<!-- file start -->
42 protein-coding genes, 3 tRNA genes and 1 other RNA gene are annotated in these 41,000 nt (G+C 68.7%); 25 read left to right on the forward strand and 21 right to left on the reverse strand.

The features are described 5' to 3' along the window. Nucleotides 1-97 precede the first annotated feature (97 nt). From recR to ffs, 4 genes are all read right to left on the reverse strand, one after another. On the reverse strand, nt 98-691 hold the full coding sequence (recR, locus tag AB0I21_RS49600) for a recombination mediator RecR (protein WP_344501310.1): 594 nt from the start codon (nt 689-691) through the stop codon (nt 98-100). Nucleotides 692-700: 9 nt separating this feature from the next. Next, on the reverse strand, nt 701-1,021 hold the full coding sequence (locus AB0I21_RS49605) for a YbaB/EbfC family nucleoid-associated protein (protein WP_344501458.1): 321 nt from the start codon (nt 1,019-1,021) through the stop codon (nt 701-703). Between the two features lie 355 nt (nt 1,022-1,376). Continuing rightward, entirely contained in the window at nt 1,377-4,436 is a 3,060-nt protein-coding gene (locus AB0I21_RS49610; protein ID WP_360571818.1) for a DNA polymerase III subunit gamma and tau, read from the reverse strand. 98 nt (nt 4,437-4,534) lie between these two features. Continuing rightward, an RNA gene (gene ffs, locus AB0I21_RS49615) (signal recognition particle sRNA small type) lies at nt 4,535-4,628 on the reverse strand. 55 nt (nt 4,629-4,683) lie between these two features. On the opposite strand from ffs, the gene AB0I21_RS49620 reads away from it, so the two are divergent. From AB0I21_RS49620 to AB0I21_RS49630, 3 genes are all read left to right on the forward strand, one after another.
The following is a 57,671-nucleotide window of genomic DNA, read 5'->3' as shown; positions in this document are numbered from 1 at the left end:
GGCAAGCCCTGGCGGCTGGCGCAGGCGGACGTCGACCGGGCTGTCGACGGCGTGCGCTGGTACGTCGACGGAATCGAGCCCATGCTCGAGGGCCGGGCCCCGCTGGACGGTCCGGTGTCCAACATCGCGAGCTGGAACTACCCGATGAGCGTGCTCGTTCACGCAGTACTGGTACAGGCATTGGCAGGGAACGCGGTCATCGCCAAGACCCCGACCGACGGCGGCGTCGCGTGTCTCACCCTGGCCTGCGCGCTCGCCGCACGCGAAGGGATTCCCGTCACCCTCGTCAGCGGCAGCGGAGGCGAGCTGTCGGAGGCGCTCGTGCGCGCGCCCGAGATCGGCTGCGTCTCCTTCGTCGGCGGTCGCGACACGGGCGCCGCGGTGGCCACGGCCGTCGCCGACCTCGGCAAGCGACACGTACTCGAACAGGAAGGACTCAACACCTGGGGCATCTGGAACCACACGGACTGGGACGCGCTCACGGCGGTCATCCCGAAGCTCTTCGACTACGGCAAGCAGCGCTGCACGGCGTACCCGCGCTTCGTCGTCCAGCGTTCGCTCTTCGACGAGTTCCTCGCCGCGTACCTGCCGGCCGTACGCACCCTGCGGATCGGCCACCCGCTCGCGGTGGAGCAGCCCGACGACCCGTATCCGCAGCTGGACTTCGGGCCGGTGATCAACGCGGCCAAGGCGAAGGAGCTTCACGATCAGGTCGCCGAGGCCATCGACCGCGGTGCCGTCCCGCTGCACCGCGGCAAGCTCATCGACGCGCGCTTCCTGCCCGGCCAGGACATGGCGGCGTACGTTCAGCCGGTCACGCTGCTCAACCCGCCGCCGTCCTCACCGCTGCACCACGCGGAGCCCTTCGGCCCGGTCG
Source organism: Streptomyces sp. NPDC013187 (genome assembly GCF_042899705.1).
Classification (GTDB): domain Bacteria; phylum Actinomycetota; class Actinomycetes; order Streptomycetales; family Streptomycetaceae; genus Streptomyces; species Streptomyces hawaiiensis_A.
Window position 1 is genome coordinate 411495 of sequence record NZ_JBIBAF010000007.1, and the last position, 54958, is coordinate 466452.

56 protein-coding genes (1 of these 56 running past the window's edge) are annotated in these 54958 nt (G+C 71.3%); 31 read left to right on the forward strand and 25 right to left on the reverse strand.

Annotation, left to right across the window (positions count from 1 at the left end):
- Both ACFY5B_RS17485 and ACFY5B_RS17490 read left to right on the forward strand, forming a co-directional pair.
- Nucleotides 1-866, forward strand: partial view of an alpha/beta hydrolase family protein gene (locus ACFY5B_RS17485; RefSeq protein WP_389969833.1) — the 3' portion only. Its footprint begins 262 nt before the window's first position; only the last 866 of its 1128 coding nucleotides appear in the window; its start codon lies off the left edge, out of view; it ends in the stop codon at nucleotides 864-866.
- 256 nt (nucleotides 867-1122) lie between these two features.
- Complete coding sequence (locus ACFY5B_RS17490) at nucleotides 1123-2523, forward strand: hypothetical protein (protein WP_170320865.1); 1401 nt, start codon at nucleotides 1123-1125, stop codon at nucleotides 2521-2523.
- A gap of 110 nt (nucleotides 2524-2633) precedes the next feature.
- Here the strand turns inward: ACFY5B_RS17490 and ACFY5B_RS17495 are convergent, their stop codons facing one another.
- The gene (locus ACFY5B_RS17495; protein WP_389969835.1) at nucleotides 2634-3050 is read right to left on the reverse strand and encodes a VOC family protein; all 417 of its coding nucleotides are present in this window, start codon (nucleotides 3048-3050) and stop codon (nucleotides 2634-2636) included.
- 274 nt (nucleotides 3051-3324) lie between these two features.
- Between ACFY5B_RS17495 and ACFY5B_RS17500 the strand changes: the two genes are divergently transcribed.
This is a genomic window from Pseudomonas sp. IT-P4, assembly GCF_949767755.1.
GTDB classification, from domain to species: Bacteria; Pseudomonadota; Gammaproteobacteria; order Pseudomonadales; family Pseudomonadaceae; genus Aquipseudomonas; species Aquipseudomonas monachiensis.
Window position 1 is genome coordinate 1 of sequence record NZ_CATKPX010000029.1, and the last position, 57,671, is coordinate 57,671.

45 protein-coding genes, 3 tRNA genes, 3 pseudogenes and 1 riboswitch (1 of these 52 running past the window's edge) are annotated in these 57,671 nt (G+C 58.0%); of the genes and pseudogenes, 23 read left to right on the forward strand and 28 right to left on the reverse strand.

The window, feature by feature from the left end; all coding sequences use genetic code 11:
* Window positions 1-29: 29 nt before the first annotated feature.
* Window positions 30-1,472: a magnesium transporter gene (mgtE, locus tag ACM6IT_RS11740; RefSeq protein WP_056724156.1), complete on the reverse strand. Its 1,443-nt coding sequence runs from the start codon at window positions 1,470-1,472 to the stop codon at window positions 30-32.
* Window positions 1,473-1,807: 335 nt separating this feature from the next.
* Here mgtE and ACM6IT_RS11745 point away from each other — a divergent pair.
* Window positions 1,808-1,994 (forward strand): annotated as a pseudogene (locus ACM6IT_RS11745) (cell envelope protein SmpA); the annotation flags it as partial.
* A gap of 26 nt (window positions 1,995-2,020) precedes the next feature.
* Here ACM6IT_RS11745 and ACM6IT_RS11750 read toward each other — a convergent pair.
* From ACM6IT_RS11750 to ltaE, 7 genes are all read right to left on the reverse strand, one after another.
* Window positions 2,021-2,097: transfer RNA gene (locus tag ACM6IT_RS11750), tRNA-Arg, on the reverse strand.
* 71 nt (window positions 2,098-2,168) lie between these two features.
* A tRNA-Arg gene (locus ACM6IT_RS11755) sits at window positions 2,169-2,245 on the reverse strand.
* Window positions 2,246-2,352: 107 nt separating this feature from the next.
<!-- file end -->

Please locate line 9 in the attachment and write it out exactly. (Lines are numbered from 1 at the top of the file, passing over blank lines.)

Annotation, left to right across the window (positions count from 1 at the left end):